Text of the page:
If you ever find yourself wondering what to do next with your high energy toddler, this game could come in handy. All it needs is 3-4 colored crayons and 4′ x 2′ of space.
Draw some colored circles on the floor (Squares work too). Be sure to keep it symmetric on at the least one axis to keep it simple. Toddlers can imagine mirroring more easily than rotation.
Stand in any of the circles and make your kid stand in the opposite one of the same color. You are all set! The rest is best explained through this video –
It is easy to add more complications. Adding more circles is one way of doing it. One can add different shapes too. Encourage your toddler to memorize the color-position association so that he/she need not look before taking a jump. The memorization helps to train spatial memory.
My daughter is nearly 3 years old now. When she was about 2yrs old, I noticed something very interesting. She had been barely walking for 15 months and now here she was, trying to balance herself on a narrow divider that divides the garden and the walking area. The divider was just as wide as her feet and about one foot tall (one foot is a lot when your whole height is ~85cm). She did not progress much before she called out for my help, but the courage that she demonstrated in just going ahead and trying it out put me into thought. I had to do something to let her be more adventurous, yet safe. Incidentally, Radhika (my better-half) had found a great carpenter. I quickly designed something that was inspired by the ramp walk obstacle in the obstacle coarse we had at school (It’s another of those Sainik School things that non-Ajeets may need more explanation on. Don’t bother). The carpenter quickly got on with his job, and in less than a week from conceptualisation we got this –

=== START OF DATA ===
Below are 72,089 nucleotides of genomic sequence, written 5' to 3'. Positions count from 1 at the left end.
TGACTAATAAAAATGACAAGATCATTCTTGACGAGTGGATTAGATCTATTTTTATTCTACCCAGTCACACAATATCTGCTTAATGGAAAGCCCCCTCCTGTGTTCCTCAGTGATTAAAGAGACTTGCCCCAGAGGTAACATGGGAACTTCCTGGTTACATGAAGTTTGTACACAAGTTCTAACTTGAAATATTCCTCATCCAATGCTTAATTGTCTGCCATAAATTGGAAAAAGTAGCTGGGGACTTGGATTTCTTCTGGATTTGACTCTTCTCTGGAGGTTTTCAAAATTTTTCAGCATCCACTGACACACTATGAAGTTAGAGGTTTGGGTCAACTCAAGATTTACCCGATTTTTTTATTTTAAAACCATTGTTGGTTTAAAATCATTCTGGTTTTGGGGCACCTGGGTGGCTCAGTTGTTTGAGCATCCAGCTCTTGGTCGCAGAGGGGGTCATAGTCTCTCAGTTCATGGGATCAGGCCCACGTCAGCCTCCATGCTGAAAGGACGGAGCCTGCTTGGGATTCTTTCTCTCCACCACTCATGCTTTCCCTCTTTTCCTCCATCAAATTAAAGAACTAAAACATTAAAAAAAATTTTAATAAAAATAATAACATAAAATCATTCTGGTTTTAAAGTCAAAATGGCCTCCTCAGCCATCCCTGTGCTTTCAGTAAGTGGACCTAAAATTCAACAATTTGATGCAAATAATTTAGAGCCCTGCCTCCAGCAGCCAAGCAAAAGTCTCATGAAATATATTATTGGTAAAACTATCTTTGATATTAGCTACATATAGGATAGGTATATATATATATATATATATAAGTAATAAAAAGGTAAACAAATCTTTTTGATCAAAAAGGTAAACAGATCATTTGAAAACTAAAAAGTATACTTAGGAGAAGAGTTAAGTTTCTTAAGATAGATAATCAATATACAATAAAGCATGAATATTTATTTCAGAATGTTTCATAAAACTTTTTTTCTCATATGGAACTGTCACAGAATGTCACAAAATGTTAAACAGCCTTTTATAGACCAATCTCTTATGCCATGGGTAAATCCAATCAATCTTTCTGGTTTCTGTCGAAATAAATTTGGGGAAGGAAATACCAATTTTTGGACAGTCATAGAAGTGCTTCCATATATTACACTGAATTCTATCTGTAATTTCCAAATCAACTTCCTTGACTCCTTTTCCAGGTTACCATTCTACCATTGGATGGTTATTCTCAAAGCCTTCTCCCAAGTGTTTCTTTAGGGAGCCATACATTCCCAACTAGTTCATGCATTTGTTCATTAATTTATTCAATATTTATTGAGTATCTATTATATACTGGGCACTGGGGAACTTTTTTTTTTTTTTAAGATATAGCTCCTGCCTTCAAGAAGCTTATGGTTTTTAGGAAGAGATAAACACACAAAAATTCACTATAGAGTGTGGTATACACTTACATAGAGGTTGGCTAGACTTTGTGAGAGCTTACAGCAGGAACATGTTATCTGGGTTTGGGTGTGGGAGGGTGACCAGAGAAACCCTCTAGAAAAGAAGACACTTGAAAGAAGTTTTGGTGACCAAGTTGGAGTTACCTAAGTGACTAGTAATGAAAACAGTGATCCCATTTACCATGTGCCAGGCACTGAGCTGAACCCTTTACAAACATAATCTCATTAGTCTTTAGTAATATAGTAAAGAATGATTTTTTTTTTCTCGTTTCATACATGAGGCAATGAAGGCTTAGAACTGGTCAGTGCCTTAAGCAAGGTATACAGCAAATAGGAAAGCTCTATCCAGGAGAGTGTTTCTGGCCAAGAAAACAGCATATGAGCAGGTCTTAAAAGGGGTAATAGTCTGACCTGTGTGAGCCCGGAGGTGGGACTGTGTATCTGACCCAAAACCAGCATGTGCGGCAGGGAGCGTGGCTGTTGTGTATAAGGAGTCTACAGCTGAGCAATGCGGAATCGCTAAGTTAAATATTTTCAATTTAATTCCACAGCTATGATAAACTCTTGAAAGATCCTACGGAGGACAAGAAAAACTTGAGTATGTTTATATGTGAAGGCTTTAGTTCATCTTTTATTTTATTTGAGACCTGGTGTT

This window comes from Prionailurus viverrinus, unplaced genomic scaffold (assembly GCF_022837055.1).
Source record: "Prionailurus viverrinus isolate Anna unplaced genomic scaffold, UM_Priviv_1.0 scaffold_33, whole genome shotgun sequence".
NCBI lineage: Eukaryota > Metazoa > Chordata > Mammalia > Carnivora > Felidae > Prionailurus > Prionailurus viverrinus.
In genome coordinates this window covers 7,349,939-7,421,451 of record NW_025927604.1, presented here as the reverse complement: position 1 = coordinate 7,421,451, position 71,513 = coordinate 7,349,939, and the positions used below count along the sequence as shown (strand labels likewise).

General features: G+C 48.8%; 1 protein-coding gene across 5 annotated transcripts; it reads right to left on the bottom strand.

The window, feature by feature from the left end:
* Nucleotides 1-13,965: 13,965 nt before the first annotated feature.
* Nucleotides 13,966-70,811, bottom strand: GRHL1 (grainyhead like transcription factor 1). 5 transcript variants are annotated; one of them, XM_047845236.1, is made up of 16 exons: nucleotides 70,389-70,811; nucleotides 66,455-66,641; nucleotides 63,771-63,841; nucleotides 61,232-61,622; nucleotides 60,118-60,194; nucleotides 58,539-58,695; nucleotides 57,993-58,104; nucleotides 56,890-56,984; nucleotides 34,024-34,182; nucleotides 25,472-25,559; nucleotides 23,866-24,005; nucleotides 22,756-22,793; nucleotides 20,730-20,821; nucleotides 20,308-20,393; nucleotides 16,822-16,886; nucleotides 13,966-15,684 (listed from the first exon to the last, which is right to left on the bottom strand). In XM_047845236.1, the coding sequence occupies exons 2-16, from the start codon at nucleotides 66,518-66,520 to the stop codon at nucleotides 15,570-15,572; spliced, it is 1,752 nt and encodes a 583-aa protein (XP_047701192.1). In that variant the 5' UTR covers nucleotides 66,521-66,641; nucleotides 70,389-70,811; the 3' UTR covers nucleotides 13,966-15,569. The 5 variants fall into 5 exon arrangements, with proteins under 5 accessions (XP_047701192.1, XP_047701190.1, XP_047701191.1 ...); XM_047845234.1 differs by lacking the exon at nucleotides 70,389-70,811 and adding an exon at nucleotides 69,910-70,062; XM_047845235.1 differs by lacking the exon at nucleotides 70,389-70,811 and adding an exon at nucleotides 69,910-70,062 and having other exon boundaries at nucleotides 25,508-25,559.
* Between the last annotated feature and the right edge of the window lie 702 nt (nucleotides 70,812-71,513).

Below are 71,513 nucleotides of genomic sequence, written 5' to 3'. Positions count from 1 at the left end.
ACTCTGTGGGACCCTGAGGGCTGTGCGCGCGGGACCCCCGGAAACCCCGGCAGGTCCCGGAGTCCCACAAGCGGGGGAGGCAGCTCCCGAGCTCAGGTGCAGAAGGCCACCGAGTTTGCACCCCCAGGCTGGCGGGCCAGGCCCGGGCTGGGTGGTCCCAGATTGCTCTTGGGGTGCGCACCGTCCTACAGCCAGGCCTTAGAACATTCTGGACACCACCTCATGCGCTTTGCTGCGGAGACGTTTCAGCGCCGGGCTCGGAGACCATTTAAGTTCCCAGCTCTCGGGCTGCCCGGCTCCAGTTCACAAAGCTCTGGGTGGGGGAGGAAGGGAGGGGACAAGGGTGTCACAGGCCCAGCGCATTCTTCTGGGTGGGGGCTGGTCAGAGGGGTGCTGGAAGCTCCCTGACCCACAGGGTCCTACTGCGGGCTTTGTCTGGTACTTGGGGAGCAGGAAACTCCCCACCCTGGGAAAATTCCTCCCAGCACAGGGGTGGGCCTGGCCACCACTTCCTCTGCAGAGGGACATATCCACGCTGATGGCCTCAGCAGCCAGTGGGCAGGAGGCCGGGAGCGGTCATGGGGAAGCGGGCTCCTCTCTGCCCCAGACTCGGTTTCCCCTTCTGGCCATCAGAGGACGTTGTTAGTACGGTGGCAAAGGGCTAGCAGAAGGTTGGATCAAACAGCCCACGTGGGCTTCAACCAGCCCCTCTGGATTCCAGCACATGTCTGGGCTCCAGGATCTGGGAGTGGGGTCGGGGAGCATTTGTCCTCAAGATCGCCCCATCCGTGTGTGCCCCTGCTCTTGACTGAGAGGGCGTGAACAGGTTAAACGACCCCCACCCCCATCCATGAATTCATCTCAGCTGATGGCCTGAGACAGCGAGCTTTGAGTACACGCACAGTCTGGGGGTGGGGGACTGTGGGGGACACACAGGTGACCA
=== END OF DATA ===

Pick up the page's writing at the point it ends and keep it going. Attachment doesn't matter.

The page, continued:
The experiment proved very successful. Within a week, Anu could go end to end –
She fell innumerable number of times before getting to this stage, but thanks to some cheering, she kept trying. Once she mastered walking, as expected she started challenging herself; Running, turning around, jumping in place, jumping forward and a lot more. More importantly, the beam provided her a platform to fail over and over again, overcome her fear and succeed. For those who are interested in replicating the setup, the material used is Indian teak and here are the dimensions –
Take care to round all corners. The one that we made is sturdy enough to support an 80Kg adult. Do test thoroughly before letting your kid try it.
I became a father on 22-Apr-2014. As per the prevailing superstitions in India, one is not supposed to shop for a cradle till the baby is born (Nobody mentioned anything about making one 🙂 ). I made part of the hammock ready before the d-day. Got rest of the act together in a couple more days. My princess loves it. Cumulative effort including this documentation was about 6hrs (The 6hrs don’t come easy as babies keep everyone busy all the time)
First find a suitable place. Make sure the hook is strong enough and well supported. Hang S-links from the hook so that regular links can be then added.
Secure the S-links.
Add as many links as necessary to get the right length. If necessary, add a ring at the end of the links to connect to the springs.
Add springs. Choice of the springs is the most important part of the hammock. The effective spring constant has to be such that the assembly stretches neither too less nor too much. A good rule of thumb – A stretch of 15 cm with about 5 kgs of load gives decent results (Natural frequency of about 2Hz with a 3Kg newborn which will drop down to about 1.4Hz in 4 months when the baby will be about twice the birth weight). Pune being an auto-hub, made my life easy. I got these automobile springs within 10 minutes of search.
Make sure the springs are secured properly.
You may want to add one more ring at the end to connect to the hammock hanger.
Since it concerns babies, it is better to put in some safety measures. The springs are the weakest link in the design. To be prepared for contingency, additional flex cables can be used to connect the top and bottom ring. The flex cable length should be such that there is no tension in the cable under normal circumstances, but when the springs fail, the cables should hold.
Find some hanger like component to hold the hammock. I found this nice hanger shaped steel rod. Use some thread to secure the hanger to the ring.
Use a nice cloth to cover up the not so nice looking mechanics. It is important to uncover the cloth and inspect the whole system atleast once in a week.
Tie the hammock securely. I used an old Saree. Old, used cotton Sarees are specially soft.
This is how it should look..
The hammock is ready for action!!
But wait! Use atleast 10kgs to test the whole structure for 1-2 hours. Place the baby only after thorough testing.
The results seem good. My princess sleeping peacefully…